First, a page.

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Indecency Rules Speeding Ahead

Mar 15, 2004  •  Post A Comment

Leading regulatory attorneys have the following advice about indecency for broadcast clients: If in doubt, leave it out.
“If you question whether it’s appropriate, don’t do it” is the gist of the pitch, according to one attorney, who spoke on condition of anonymity. “Most broadcasters don’t want to be a test case,” said another.
It’s hard to blame broadcasters for following advice of counsel to keep their heads down.
Since Janet Jackson bared her breast on CBS’s broadcast of the Super Bowl halftime program, legislation to crack down on off-color programming has been roaring through Congress with the momentum of a locomotive.
Just last week, the House of Representatives voted 391-22 to approve legislation that would hike the cap on fines for an indecent broadcast from $27,500 to $500,000-and makes clear that performers are also subject to the penalties.
The House vote came on the heels of a 23-0 vote by the Senate Commerce Committee to approve a measure that would clear the way for the Federal Communications Commission to double the $500,000 levy in particularly egregious cases.
Both the House and Senate measures make clear that indecency violations put a broadcaster’s license in jeopardy. A spokesperson said Senate Majority Leader Bill Frist, R-Tenn., wants to bring the bill up for a vote by the full Senate, though he’s not sure when.
“It doesn’t have a chilling effect, it has a freezing effect,” said Rep. Gary Ackerman, D-N.Y., one of the few congressmen who spoke out against the legislation on the House floor last week. “What is at stake here is free speech,” Mr. Ackerman added.
But the congressman’s appeal was lost in the roar of the majority.
“It’s time that we reclaim America’s airwaves for decency,” said Rep. Joe Barton, R-Texas, chairman of the House Energy and Commerce Committee.
“The American public had expressed their outrage, and we heard them loud and clear,” added Rep. Fred Upton, R-Mich., the original sponsor of the House bill.
At least according to media industry attorneys, the legislative furor appears to have undermined a tradition of leniency on programming content issues that’s been developing at the Federal Communications Commission at least since the late 1980s.
“I’ve been doing this for over 30 years, and I’ve never seen anything like this,” said one communications attorney. “Talk about an overreaction.”
According to veteran industry observers, the furor to regulate appears to be fueled by a variety of factors, including nagging concerns about media consolidation, election-year politics and a few stunts by radio shock jocks.
The FCC staff’s ruling that entertainer Bono’s use of the F-word on NBC’s broadcast of the Golden Globes award show last year had not run afoul of the agency’s indecency prohibitions gave major public relations ammunition to agency critics.
Janet Jackson’s Super Bowl performance fueled a fire that was already burning.
“It’s the perfect storm,” said one industry attorney. “Everybody’s terrified.”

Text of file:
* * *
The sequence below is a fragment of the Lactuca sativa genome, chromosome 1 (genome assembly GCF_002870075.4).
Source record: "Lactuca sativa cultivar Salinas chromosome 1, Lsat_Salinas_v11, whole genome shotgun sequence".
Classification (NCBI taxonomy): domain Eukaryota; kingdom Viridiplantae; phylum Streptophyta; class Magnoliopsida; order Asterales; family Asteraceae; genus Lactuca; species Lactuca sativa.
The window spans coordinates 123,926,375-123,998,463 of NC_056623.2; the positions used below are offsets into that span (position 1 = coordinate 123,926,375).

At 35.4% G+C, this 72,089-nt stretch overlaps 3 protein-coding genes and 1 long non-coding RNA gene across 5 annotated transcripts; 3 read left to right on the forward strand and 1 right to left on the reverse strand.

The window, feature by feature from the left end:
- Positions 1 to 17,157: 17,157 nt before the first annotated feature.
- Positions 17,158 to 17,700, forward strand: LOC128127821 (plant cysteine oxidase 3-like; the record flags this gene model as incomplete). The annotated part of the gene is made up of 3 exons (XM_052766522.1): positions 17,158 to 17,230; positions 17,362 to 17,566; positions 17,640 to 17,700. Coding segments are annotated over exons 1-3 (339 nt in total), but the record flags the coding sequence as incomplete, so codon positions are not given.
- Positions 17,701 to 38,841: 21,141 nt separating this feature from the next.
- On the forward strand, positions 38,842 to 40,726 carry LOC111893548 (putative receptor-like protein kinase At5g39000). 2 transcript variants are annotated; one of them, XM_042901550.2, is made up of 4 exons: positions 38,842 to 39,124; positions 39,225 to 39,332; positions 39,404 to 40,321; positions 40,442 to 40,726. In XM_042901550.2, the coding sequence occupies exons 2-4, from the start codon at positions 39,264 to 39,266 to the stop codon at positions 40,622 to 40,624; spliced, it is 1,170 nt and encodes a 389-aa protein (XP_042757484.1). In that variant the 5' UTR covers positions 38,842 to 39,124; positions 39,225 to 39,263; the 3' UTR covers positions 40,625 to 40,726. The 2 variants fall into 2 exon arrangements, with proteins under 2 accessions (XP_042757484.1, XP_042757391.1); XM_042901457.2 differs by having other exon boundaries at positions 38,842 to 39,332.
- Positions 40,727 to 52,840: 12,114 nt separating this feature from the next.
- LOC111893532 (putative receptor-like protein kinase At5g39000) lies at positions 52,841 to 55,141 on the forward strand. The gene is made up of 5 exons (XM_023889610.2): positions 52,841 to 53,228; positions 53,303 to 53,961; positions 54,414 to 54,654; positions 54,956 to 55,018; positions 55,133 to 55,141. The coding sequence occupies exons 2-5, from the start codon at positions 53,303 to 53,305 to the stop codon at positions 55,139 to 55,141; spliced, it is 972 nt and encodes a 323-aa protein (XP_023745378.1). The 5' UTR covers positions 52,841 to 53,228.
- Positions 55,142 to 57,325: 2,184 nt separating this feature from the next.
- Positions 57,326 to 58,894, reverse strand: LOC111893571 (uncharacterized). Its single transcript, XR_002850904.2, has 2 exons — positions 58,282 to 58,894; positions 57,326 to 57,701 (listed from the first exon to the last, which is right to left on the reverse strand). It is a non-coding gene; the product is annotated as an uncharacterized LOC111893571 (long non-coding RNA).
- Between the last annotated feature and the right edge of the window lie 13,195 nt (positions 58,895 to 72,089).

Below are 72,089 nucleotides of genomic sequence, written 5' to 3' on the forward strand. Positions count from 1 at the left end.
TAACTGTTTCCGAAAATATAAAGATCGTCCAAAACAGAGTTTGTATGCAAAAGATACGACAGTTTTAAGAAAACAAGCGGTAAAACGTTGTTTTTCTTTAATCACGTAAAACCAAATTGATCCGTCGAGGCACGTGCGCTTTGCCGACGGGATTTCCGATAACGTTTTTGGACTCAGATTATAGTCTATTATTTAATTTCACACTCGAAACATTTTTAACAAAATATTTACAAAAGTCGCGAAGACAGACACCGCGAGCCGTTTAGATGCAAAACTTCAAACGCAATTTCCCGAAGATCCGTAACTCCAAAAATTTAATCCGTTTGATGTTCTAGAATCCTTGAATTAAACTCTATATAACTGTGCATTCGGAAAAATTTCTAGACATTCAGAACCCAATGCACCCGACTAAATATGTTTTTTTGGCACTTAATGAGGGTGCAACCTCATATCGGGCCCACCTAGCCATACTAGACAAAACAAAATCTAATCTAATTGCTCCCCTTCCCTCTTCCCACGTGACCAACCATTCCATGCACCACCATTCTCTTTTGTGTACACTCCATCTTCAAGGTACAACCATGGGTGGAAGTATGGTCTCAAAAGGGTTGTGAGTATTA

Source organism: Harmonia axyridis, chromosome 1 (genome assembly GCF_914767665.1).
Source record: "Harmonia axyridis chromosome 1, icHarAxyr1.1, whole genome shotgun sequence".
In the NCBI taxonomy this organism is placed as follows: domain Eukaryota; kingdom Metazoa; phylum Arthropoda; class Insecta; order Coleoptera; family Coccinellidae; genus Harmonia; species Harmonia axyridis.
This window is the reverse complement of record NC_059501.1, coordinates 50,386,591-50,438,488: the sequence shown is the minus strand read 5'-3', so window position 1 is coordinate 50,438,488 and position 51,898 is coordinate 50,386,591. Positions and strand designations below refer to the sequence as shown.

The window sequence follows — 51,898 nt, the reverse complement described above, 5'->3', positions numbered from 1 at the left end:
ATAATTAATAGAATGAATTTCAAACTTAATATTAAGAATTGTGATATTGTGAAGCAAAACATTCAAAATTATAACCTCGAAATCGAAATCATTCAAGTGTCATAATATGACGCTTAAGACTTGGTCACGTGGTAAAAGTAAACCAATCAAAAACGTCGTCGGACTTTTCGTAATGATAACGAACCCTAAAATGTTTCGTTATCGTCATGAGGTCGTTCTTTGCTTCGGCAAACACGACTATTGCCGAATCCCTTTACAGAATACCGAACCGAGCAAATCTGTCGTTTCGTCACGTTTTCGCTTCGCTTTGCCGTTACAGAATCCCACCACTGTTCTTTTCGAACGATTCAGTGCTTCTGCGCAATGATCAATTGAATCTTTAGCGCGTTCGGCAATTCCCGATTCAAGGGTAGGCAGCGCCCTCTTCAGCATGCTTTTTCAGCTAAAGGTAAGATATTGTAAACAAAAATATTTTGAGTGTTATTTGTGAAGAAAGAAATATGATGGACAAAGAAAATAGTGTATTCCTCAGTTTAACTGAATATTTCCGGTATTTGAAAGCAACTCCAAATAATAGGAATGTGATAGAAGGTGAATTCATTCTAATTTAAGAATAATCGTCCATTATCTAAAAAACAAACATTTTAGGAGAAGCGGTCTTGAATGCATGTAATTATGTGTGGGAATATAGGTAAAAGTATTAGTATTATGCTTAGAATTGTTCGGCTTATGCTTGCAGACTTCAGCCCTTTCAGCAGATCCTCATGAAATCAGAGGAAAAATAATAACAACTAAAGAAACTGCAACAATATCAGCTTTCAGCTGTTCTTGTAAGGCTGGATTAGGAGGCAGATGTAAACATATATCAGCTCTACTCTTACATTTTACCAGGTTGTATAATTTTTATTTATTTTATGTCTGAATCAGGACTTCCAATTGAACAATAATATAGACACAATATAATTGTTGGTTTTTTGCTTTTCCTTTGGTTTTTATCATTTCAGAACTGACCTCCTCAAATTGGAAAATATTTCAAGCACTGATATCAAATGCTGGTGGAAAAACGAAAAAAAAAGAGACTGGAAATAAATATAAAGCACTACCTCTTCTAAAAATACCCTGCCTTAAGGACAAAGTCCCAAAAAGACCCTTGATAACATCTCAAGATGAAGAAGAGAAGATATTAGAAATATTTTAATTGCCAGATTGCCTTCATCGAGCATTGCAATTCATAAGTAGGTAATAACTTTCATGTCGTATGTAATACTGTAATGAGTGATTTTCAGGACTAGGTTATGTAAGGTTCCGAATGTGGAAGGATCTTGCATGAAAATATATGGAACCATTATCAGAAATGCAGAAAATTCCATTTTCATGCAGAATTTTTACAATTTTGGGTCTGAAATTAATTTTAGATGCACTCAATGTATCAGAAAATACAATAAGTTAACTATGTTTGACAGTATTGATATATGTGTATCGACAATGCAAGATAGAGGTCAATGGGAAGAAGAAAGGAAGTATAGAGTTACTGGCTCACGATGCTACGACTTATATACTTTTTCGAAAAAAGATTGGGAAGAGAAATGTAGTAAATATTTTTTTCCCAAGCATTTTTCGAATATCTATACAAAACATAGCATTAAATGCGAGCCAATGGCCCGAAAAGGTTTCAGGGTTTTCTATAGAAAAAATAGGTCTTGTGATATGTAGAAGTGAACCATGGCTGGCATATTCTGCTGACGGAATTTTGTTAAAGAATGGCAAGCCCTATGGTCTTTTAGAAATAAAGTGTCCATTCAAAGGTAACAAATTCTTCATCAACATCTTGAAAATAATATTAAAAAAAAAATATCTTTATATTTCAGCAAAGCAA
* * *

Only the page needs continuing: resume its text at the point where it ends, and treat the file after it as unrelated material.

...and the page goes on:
Along with the obvious threats posed by the legislation, some industry attorneys also fear that the FCC will turn back the clock on its regulatory approach to indecency to the late 1970s. That’s when the U.S. Supreme Court approved an agency crackdown over a George Carlin radio monologue on the seven “filthy words” that supposedly couldn’t be said on the public airwaves.
Seven Dirty Words
According to an FCC source, the agency abandoned the seven dirty words concept in the late 1980s, holding that the context of a word’s use or an action must be taken into consideration.
Indeed, in the Bono case-which FCC Chairman Michael Powell has said he wants to overturn-the agency staff held that the F-word wasn’t indecent because it had been used adjectivally and not in reference to sexual or excretory behavior.
Industry insiders fear that Mr. Powell will re-establish the principle that certain words are off-limits, no matter how they are used.
“Most attorneys are advising their clients to stay away from the seven dirty words or close equivalents,” a media industry attorney said.
Before last week’s vote the House legislation was amended to include a provision that would require the General Accounting Office to investigate how thoroughly the FCC prosecutes indecency under its new powers.
The bill approved by the Senate Commerce Committee also included an amendment that would block the FCC’s media ownership deregulation from going into effect for up to a year, while GAO studies whether media ownership consolidation has spurred off-color programming. The media ownership provision would roll back the regulations to where they stood June 1 last year-the day before the FCC’s GOP majority voted to relax caps that barred broadcasters from owning daily newspapers in their markets and limited how many stations a company could own in a particular community or nationwide.
Under a series of amendments approved, the Senate bill would subject the first indecency broadcast on a station to a fine up to $275,000, with the second punishable with a $375,000 levy. A third violation could result in a fine up to $500,000. All the fines could be doubled, if the FCC determines that “aggravating factors are present.”
In addition, the FCC would be required to launch proceedings to revoke the license of any broadcaster who violates the indecency prohibitions three times within the license period. Still another amendment clears the way for broadcasters to adopt a code establishing a two-hour carve-out for “family viewing” in the evenings.